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The best and worst bits from a short but superb jumps season in Britain

Defi Du Seuil makes light work of Un De Sceaux in the Clarence House, but it was much closer in the Tingle Creek
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Saturday would have marked the end of the jumps season in Britain. It may have been shorter than usual, but there was no shortage of talking points. From the ride year to the flop of the season, Brian Sheerin has examined the highs and lows of the British jumps campaign . . .

Race of the season

The Tingle Creek

Little did we know then that the Champion Chase would not live up to expectation, but this race set the temperature for what looked like the hottest bunch of two-mile chasers Britain and Ireland has seen for a long time. 

The old pro Un De Sceaux tried to raise hell from the front but stalking him in his slipstream was Barry Geraghty, who timed things to a nicety to score by a diminishing margin at the line.

Defi Du Seuil proved far superior in the Clarence House rematch, after which Un De Sceaux was retired but, for sheer entertainment, this early-season tussle had it all.

Anticlimax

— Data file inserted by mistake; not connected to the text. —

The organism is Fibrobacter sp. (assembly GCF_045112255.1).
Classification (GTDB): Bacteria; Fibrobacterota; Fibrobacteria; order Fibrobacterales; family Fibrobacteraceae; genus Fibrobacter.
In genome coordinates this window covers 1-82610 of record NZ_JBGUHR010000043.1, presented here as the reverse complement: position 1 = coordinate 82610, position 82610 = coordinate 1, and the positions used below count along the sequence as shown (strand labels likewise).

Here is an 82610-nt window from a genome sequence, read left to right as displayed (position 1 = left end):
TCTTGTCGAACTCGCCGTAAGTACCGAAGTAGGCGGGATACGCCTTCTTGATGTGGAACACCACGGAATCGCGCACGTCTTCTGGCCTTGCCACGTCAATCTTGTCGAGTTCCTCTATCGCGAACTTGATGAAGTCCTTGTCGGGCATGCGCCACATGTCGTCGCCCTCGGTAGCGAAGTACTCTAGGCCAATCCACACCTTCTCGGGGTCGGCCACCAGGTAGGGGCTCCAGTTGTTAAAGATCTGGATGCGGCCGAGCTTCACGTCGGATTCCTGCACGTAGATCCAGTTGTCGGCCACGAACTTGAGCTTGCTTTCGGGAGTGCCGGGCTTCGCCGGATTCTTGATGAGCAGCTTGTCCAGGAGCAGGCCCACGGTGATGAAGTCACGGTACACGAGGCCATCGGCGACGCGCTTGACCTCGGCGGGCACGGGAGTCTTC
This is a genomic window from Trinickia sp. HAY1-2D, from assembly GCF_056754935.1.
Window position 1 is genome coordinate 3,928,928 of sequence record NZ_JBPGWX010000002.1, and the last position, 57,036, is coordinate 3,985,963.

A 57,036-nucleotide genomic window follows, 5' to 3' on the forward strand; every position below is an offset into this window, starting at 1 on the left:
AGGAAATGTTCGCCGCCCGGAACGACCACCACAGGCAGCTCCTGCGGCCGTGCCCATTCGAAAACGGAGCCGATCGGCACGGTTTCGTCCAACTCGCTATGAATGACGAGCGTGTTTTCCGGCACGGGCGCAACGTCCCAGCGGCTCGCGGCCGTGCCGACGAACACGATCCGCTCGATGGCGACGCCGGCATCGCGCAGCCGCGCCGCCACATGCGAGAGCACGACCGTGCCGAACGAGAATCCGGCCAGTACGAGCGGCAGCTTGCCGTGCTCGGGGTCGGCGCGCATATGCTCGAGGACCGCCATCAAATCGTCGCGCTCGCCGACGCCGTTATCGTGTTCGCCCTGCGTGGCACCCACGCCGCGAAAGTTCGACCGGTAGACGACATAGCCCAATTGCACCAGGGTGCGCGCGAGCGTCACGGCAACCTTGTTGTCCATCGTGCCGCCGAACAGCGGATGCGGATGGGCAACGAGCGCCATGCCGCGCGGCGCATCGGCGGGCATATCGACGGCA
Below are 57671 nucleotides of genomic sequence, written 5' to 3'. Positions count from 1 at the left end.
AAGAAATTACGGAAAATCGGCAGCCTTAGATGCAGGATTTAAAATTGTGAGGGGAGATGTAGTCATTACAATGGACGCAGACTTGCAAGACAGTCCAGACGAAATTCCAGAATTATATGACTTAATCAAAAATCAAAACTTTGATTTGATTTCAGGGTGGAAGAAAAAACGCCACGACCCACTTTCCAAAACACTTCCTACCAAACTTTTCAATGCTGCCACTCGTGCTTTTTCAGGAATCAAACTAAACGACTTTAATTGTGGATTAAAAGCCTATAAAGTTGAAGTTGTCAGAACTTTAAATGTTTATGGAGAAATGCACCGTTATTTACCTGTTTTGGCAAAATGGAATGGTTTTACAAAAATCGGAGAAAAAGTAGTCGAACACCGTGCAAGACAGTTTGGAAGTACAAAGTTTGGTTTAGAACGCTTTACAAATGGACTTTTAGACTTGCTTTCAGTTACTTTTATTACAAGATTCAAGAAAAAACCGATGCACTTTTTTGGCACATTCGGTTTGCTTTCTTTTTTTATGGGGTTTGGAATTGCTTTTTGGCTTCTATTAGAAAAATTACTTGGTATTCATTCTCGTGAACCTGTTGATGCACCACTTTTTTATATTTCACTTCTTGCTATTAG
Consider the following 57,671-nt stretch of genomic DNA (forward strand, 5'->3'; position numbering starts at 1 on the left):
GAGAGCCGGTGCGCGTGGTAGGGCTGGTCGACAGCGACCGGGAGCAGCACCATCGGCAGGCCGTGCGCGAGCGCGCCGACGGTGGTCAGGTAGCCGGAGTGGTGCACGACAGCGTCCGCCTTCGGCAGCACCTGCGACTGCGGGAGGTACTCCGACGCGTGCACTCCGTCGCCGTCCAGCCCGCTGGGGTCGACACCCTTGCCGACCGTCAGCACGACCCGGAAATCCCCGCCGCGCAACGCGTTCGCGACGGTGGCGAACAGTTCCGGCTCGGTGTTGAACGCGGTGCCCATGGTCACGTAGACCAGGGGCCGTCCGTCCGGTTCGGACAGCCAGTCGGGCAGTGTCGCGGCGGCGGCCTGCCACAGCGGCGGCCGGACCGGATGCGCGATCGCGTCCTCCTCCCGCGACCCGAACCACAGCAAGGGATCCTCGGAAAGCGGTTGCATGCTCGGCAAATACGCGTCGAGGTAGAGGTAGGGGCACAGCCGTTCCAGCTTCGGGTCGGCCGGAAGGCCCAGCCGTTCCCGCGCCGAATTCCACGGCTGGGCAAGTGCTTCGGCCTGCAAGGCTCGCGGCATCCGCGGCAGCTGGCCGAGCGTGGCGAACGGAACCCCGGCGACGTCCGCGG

Politologue: won a far from vintage Champion Chase

The Champion Chase

Billed as the best race of the festival, and one which was pored over for many a month, the event itself proved nothing other than a damp squib. 

First, there was the Altior debacle. Nicky Henderson, doing his best impression of the hokey cokey, put his star in and out and he certainly shook things all about before eventually scratching the dual champion.

Then there was the last-minute withdrawal of Chacun Pour Soi, many people’s idea of the heir to Altior’s throne, which left the race on a plate for Defi Du Seuil. Wrong.

Despite being sent off at odds of 2-5, Defi Du Seuil never looked like reeling in the long-time leader Politologue, who won by almost 10 lengths, which tells its own story. An utterly forgettable race. 

Best training performance

Celebration time: Katie Young, Jack Madden and Camilla Sharples celebrates Samcro's win in the Marsh Chase at Cheltenham

Gordon Elliott: Samcro, Marsh Novices' Chase

Gordon Elliott never lost faith in Samcro. So much so that in an effort to reignite the spark that threatened to burn out faster than the racing world had hoped, Elliott went as far as having a purpose-built paddock built for his stable star in order to keep him happy and healthy this season.

A horse who won the first seven races of his career, including the Ballymore Novices' Hurdle at the Cheltenham Festival in 2018, Samcro developed a reputation as a busted flush after a number of major disappointments.

Most people had given up on Samcro before he battled best to take the Marsh Chase at Cheltenham, a victory that will undoubtedly rank as one of Elliott’s finest achievements. He never lost hope in Samcro and the horse repaid that belief in spades on the biggest stage. 

Best ride